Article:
by Ed Vitagliano
(AgapePress) – Following the stunning shootings at Columbine High School in Colorado in 1999, school officials, law enforcement authorities, and mental health experts were stumped, asking themselves what could be done to avoid such tragedies in the future. Now it appears that at least a partial answer has unfolded: students themselves can play a big part in prevention.
Across the country, officials are telling students they should be responsible for the safety of their schools, placing posters encouraging students to report threats, and even establishing hotlines for students to call if they suspect an assault may be imminent.
That is in response to a recent, startling fact about school attacks like Columbine. According to The New York Times, federal mental health experts from the Secret Service studied the circumstances surrounding 37 school shootings since 1974. They discovered that in almost 75% of those cases, the attacker(s) had usually mentioned the plans ahead of time to another student.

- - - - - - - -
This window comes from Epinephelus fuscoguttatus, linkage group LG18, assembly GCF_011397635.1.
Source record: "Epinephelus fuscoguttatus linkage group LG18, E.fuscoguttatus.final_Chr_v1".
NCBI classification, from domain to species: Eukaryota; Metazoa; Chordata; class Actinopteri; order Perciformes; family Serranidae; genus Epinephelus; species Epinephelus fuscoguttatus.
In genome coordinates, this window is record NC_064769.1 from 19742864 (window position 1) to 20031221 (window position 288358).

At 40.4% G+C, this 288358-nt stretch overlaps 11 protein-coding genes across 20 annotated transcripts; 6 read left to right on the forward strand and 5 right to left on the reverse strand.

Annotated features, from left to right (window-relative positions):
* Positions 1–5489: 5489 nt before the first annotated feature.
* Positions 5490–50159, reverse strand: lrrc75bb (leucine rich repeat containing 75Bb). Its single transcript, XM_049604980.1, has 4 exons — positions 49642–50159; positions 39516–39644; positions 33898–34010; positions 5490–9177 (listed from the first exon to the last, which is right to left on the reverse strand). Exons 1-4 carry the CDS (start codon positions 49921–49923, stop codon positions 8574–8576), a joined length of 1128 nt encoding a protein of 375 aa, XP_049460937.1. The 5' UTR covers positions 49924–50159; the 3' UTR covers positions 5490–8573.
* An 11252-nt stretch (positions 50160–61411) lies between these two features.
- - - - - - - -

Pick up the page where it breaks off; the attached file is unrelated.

Kids are responding. In four instances since the beginning of the year, young people have acted to avert possible Columbine-style assaults. According to USA Today, tips from students have led to arrests in Fort Collins, Colorado; Hoyt, Kansas; Elmira, New York; and Cupertino, California.
The new attitude among young people is a big change. Students have always been averse to “ratting” on classmates, but the threat of school massacres seems to overcome such reservations. In Fort Collins, for example, a 14-year-old high school girl was frightened when she overheard two male students allegedly planning to duplicate Columbine in their own school. The girl tipped the police, who found plans for the attack, as well as weapons, at the home of one of the young men.
“When I thought these guys could kill my friends, and even themselves, I knew I couldn't live with myself if anything happened,” she told the Times.
(This update courtesy of Agape Press.)